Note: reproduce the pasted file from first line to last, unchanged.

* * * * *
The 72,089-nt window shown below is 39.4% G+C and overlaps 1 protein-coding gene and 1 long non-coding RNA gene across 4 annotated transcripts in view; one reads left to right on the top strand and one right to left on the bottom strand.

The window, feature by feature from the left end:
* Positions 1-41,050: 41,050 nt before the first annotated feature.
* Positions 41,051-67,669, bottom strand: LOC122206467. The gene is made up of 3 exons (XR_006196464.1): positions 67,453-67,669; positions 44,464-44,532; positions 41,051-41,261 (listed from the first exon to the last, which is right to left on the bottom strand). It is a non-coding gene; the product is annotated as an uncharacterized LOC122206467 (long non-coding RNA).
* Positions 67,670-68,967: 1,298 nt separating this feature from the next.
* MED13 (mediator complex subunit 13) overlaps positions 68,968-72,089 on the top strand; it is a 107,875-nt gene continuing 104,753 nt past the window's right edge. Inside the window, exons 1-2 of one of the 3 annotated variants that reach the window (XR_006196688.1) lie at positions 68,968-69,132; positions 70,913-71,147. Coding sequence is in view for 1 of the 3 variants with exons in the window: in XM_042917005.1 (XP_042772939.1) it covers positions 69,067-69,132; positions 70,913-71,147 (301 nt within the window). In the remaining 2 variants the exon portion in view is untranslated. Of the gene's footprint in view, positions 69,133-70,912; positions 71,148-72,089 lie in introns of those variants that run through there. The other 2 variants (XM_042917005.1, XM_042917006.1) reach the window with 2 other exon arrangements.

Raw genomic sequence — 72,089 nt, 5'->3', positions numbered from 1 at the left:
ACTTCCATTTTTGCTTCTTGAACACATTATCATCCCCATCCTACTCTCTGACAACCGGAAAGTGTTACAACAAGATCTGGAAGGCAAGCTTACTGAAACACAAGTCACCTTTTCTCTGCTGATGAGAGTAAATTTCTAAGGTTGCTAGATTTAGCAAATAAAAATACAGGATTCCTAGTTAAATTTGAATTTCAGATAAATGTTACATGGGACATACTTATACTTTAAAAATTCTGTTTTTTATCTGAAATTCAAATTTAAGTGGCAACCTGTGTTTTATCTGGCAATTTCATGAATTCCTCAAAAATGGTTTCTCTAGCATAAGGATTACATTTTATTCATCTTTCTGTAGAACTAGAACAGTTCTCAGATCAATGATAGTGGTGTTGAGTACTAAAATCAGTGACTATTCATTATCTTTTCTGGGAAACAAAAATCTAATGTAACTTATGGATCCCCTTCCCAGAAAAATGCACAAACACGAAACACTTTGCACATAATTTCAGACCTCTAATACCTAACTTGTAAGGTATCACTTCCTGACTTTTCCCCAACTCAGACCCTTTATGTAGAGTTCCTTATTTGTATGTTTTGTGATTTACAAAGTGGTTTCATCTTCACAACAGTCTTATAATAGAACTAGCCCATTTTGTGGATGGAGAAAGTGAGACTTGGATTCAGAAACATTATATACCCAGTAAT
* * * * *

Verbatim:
The 72,089-nt window shown below is 39.4% G+C and overlaps 1 protein-coding gene and 1 long non-coding RNA gene across 4 annotated transcripts in view; one reads left to right on the top strand and one right to left on the bottom strand.

The window, feature by feature from the left end:
* Positions 1-41,050: 41,050 nt before the first annotated feature.
* Positions 41,051-67,669, bottom strand: LOC122206467. The gene is made up of 3 exons (XR_006196464.1): positions 67,453-67,669; positions 44,464-44,532; positions 41,051-41,261 (listed from the first exon to the last, which is right to left on the bottom strand). It is a non-coding gene; the product is annotated as an uncharacterized LOC122206467 (long non-coding RNA).
* Positions 67,670-68,967: 1,298 nt separating this feature from the next.
* MED13 (mediator complex subunit 13) overlaps positions 68,968-72,089 on the top strand; it is a 107,875-nt gene continuing 104,753 nt past the window's right edge. Inside the window, exons 1-2 of one of the 3 annotated variants that reach the window (XR_006196688.1) lie at positions 68,968-69,132; positions 70,913-71,147. Coding sequence is in view for 1 of the 3 variants with exons in the window: in XM_042917005.1 (XP_042772939.1) it covers positions 69,067-69,132; positions 70,913-71,147 (301 nt within the window). In the remaining 2 variants the exon portion in view is untranslated. Of the gene's footprint in view, positions 69,133-70,912; positions 71,148-72,089 lie in introns of those variants that run through there. The other 2 variants (XM_042917005.1, XM_042917006.1) reach the window with 2 other exon arrangements.

Raw genomic sequence — 72,089 nt, 5'->3', positions numbered from 1 at the left:
ACTTCCATTTTTGCTTCTTGAACACATTATCATCCCCATCCTACTCTCTGACAACCGGAAAGTGTTACAACAAGATCTGGAAGGCAAGCTTACTGAAACACAAGTCACCTTTTCTCTGCTGATGAGAGTAAATTTCTAAGGTTGCTAGATTTAGCAAATAAAAATACAGGATTCCTAGTTAAATTTGAATTTCAGATAAATGTTACATGGGACATACTTATACTTTAAAAATTCTGTTTTTTATCTGAAATTCAAATTTAAGTGGCAACCTGTGTTTTATCTGGCAATTTCATGAATTCCTCAAAAATGGTTTCTCTAGCATAAGGATTACATTTTATTCATCTTTCTGTAGAACTAGAACAGTTCTCAGATCAATGATAGTGGTGTTGAGTACTAAAATCAGTGACTATTCATTATCTTTTCTGGGAAACAAAAATCTAATGTAACTTATGGATCCCCTTCCCAGAAAAATGCACAAACACGAAACACTTTGCACATAATTTCAGACCTCTAATACCTAACTTGTAAGGTATCACTTCCTGACTTTTCCCCAACTCAGACCCTTTATGTAGAGTTCCTTATTTGTATGTTTTGTGATTTACAAAGTGGTTTCATCTTCACAACAGTCTTATAATAGAACTAGCCCATTTTGTGGATGGAGAAAGTGAGACTTGGATTCAGAAACATTATATACCCAGTAAT